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Burnley:

 

I'll tell you now and I'll tell you firmly

I don't never want to go to Burnley

What they do there don't concern me

Why would anybody make the journey?

 

I'll tell you know and I'll tell you flatly

I don't never want to go to Gatley

I don't even want to go to Batley

Where is that place exactly

 

Do I wanna to go to Redditch?

I wouldn't visit in a souped-up sheddish

what am I some kind of Nebbish?

No I don't want to go to Reddish

 

I'll tell you now and I'll tell you briefley

I don't never want to go to Keighley

I'll tell you now, just like I told Elsa Lanchester...

I don't ever want to go to... Cumbernauld LYRICS © JOHN COOPER CLARKE

 

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Indirect Free Kick

 

An indirect free kick is awarded to the opposing team if a goalkeeper, inside his own penalty area, commits any of the following four offences:

 

-takes more than six seconds while controlling the ball with his hands before releasing it from his possession

-touches the ball again with his hands after it has been released from his possession and has not touched any other player

-touches the ball with his hands after it has been deliberately kicked to him by a team-mate

-touches the ball with his hands after he has received it directly from a throw-in taken by a team-mate

 

Those may be the official rules, but how often do we see them enforced to the letter? The 6 second rule in particular is almost wholly redundant these days I'm struggling to think of any instance at all I've seen where a keeper's been penalised for it. As for the back pass rule, I'm sure I've seen many instances where the keeper's palmed the ball away without anyone batting an eyelid, but picking it up was a big no no.

 

In this case not only did the keeper touch the ball with his hands, but he also stopped it going in the net. If an outfield player deliberately handles to stop the ball going in the net, it's a penalty and a red card. In the case of the keeper handling, it's an indirect free kick, 10 yards from the goal in this instance, but should the red card had been shown to the keeper?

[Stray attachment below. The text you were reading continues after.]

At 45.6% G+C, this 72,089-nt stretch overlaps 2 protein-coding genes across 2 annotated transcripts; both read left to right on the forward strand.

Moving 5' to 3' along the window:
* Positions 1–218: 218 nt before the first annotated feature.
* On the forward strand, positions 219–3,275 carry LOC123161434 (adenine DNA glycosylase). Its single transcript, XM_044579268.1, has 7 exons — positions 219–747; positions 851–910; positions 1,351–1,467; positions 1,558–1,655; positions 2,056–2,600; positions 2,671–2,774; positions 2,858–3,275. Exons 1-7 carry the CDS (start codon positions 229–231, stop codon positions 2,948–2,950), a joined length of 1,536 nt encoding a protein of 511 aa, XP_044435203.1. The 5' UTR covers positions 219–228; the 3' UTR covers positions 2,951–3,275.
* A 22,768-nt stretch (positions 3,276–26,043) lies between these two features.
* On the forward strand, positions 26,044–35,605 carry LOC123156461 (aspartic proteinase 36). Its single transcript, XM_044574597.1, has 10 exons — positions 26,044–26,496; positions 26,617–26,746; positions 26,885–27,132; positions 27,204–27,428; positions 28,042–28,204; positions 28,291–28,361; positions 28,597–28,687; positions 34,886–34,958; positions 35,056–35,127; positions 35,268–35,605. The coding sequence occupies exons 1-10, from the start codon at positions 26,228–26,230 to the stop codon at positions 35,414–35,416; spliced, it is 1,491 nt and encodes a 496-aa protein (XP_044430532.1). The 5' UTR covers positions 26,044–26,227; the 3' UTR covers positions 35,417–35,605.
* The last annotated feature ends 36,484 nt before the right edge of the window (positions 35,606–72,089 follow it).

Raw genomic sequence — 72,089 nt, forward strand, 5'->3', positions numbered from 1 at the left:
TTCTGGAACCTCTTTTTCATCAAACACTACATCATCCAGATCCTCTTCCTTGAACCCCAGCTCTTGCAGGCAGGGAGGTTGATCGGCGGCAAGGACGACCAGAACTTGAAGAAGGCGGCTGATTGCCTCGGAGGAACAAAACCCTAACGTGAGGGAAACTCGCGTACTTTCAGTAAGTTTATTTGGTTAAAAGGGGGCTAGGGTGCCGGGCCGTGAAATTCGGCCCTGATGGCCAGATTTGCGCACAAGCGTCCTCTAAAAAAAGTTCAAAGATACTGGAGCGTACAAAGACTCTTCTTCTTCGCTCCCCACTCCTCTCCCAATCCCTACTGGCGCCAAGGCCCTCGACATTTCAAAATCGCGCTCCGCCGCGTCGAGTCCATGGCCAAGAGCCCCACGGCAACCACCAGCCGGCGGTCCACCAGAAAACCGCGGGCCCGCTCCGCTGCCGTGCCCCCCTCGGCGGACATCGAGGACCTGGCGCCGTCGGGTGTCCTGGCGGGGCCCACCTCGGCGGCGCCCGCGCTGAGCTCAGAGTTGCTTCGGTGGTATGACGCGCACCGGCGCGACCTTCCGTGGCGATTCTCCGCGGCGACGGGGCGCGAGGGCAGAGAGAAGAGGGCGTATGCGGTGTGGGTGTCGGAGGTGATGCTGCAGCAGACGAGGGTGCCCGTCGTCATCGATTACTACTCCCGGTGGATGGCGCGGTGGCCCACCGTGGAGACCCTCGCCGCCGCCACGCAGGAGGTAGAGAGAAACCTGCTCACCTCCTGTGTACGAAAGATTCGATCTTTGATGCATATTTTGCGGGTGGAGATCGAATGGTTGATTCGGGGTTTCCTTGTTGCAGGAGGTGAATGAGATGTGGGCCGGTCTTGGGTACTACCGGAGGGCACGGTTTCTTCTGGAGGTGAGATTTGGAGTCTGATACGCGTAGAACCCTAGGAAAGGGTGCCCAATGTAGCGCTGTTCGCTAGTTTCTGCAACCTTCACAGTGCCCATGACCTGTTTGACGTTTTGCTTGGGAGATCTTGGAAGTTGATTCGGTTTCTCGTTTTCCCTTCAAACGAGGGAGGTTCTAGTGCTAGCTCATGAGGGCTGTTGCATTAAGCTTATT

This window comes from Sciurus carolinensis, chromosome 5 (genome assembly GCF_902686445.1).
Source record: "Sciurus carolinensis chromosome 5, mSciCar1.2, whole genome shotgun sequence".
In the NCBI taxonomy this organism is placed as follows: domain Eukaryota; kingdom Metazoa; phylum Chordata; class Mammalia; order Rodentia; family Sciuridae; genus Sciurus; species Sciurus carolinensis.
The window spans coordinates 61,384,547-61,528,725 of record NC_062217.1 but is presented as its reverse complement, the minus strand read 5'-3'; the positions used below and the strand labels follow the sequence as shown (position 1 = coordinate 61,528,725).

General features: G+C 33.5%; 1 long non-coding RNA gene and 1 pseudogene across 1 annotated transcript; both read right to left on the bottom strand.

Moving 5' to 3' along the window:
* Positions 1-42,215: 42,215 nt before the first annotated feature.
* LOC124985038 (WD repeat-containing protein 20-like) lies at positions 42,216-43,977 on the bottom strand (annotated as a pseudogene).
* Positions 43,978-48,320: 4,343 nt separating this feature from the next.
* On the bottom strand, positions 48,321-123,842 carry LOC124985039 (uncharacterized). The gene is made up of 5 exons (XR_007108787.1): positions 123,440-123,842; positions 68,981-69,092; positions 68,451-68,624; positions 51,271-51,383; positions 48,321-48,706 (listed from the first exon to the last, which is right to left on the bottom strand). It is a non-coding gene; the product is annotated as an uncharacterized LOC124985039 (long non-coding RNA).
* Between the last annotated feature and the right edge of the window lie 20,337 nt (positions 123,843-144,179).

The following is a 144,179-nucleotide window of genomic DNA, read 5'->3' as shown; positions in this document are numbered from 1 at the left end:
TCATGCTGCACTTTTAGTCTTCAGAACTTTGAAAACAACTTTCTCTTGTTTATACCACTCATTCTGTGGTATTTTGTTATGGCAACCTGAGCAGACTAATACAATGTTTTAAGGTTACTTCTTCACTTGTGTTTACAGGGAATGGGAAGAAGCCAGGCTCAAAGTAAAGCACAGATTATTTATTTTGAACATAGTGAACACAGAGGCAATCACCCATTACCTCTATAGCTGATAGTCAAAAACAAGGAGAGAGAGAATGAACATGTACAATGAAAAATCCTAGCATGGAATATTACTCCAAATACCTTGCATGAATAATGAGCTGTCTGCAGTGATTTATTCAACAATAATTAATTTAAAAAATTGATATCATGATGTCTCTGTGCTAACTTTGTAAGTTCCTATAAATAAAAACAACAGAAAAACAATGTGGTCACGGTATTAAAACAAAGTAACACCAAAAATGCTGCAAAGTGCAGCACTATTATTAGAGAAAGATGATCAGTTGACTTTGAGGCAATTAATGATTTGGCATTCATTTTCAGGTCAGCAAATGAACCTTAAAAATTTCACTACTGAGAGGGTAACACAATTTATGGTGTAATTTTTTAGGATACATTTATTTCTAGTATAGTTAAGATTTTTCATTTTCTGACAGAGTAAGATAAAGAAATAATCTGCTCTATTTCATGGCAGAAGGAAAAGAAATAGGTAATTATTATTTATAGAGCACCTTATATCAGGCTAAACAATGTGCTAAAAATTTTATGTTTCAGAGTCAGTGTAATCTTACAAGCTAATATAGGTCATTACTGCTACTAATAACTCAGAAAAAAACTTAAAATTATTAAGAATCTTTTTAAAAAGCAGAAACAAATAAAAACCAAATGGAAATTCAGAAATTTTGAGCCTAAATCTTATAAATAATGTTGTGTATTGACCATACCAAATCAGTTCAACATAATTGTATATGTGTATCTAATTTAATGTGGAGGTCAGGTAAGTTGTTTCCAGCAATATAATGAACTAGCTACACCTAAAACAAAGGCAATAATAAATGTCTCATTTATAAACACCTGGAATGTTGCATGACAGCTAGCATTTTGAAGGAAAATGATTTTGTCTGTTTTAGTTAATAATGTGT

I'm amazed that Burnley didn't protest at the time - a case of showing too much respect to the Greedy League ref employed indirectly by Spurs. If it had happened with Spurs playing at Old Trafford, you can bet the law would have been required to be enforced.

 

I don't think a red card would be correct even if it was given as an indirect free kick, I think if referees did start doing this then we'd see a lot of keepers being sent off. Think back to Port Vale away last year - their keeper was penalised for diving on a ball that had been deflected towards goal by his own defender (and we scored from the resulting free kick) - should he have been sent off? Technically the ball would have gone in had he not intervened. Similarly what if they pick it up/handle it to prevent interception from an onrushing striker? Is that denying a clear goalscoring opportunity too?

 

As for your final comment about bias towards greedy league opponents, though I agree with your overall sentiment I disagree that this was a case of Burnley showing too much respect or that such an infringement would have been pounced upon by a referee at Old Trafford. As I've said I think these four particular rules are given a wide berth regardless of which teams are affected, and if they were ever enforced properly they'd be given enough debate for people to remember them, but I cannot think of any case where it has happened. If you can find any example of such a thing being penalised, then use it to prove me wrong.